Pop-Pop crossed the Atlantic on the converted Queen Mary and returned to the States on a Constellation (a very large airplane). Talk about riding in style. When he returned safely home, he was ranked as Staff Sergent. Aside from the first day in battle when he received the neck wound, Pop Pop came home unscathed. Of course he carried around every piece of the war with him, but unlike so many who could not recover, Pop Pop made a promise to himself that he wouldn't waste his life. He saw his closest friends blown to pieces and held men in his arms as they bled out. When he returned him he was determined to work hard and to never go a day without a kind word or a smile. And that is certainly how I remember him. An honorable man with a great sense of humor and a love for life despite not living through the best circumstances. He was a strong and stout Lithuanian-American with the most beautiful blue eyes you could imagine. As I write this I am looking at a framed photo of Pop in his uniform. It sits on my desk every day. If I could be a quarter as honorable as my grandfather, I would feel I've lived a full life.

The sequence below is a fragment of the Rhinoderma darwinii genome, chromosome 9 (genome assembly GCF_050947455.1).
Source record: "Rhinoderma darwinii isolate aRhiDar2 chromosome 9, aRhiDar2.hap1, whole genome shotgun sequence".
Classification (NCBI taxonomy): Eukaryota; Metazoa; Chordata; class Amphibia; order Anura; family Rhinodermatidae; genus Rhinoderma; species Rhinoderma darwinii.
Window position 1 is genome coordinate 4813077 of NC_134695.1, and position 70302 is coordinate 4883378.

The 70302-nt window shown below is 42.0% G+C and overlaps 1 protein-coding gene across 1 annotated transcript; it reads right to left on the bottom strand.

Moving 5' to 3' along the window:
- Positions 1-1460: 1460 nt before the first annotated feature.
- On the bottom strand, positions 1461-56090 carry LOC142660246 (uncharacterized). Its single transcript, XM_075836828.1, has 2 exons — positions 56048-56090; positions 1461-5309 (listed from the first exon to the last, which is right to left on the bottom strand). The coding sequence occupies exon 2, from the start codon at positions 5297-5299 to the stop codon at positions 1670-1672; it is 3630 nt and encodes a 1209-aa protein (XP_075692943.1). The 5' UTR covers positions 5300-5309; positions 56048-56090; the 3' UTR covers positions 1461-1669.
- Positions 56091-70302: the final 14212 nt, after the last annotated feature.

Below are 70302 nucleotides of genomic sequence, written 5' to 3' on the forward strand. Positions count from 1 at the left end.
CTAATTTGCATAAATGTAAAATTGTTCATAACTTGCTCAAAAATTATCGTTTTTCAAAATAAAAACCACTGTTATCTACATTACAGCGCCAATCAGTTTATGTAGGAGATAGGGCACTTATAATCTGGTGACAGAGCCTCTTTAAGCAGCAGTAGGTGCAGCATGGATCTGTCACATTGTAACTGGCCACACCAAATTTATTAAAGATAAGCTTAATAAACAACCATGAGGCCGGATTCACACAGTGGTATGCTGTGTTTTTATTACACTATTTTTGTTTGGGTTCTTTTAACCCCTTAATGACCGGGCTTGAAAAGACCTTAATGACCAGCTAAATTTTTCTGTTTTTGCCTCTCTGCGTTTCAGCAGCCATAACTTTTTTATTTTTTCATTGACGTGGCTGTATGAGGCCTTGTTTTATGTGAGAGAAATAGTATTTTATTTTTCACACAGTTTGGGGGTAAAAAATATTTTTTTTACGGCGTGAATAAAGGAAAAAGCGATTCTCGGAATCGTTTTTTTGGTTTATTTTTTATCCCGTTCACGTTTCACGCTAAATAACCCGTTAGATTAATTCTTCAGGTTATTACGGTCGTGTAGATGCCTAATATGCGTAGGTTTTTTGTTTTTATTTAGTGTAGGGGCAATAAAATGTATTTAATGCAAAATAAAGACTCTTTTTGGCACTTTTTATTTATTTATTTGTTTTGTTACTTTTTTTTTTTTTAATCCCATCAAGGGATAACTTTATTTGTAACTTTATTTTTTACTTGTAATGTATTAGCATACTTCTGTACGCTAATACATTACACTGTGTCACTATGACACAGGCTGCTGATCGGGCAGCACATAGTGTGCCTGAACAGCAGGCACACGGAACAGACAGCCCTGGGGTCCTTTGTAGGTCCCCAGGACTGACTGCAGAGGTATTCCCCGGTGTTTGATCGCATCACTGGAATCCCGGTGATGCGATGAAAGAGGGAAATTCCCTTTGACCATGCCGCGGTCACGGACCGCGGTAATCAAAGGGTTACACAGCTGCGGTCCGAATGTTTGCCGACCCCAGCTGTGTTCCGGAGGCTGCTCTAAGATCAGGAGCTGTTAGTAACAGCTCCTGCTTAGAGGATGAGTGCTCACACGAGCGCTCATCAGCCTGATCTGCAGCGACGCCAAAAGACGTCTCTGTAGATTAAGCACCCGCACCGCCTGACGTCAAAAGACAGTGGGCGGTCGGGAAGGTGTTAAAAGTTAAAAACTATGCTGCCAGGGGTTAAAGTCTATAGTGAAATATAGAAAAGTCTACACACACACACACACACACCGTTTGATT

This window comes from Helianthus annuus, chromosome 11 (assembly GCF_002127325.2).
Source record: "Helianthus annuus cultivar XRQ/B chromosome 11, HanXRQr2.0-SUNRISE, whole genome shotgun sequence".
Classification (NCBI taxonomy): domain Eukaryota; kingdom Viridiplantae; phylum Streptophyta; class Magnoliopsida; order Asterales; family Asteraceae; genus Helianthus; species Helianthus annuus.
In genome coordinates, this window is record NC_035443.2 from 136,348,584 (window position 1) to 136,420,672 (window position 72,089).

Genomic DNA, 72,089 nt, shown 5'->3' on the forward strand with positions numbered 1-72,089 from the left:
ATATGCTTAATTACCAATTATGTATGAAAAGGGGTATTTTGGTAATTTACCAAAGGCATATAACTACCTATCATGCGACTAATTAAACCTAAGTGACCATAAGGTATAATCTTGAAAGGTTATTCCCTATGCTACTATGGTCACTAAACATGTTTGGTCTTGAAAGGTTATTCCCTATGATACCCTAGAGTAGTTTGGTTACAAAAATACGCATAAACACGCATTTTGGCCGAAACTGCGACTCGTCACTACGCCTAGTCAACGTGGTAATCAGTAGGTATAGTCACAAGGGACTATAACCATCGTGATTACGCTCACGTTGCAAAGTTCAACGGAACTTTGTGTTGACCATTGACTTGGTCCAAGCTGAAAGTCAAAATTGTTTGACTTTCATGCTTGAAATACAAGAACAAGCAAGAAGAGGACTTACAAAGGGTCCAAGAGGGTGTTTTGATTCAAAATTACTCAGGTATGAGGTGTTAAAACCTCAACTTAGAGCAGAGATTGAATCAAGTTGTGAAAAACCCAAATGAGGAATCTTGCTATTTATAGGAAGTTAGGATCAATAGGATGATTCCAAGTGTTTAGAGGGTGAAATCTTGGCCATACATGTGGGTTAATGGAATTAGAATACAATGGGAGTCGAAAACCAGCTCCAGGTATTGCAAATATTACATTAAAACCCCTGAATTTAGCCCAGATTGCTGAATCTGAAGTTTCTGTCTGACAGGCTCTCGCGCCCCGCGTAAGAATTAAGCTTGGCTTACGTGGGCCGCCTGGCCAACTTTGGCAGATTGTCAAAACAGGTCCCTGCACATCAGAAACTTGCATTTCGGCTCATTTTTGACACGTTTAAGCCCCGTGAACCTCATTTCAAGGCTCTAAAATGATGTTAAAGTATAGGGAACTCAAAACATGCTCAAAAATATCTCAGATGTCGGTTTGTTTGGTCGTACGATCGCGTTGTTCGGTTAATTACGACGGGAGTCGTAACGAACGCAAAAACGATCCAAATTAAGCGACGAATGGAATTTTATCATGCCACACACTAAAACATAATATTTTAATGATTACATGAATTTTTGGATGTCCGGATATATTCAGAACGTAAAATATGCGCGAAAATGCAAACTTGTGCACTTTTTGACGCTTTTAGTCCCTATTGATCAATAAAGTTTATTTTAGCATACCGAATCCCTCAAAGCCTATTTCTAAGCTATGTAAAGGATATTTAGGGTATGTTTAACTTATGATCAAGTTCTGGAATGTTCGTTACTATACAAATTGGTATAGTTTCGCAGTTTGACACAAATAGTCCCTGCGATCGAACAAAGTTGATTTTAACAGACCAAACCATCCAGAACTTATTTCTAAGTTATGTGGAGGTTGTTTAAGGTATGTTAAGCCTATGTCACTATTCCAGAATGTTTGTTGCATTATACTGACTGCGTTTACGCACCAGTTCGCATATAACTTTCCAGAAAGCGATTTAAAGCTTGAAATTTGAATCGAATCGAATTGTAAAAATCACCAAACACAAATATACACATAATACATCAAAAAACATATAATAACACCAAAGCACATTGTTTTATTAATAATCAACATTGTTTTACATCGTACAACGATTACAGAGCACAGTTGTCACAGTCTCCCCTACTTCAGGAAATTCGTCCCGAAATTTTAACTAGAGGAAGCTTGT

To me, he can never die. Though he's been gone for over five years now, I still think about him every single day. Every opportunity I get, I find a way to tell a story about him or reuse a saying I used to hear from him. I have a great determination to keep his memory alive, as do my mother and father. Though Pop was my mother's Dad, my own father saw him as a father figure. My Dad lost his own father when he was very, very young. So growing up from a late teen to his fifties, he referred to Pop-Pop as "Dad" or "Pop," even after my parents split. He loved him so much and still does. You can tell... he tells even more stories about my grandfather than I do. :)

To all the vets, old and new, alive and passed on... thank you. God bless you and thank you.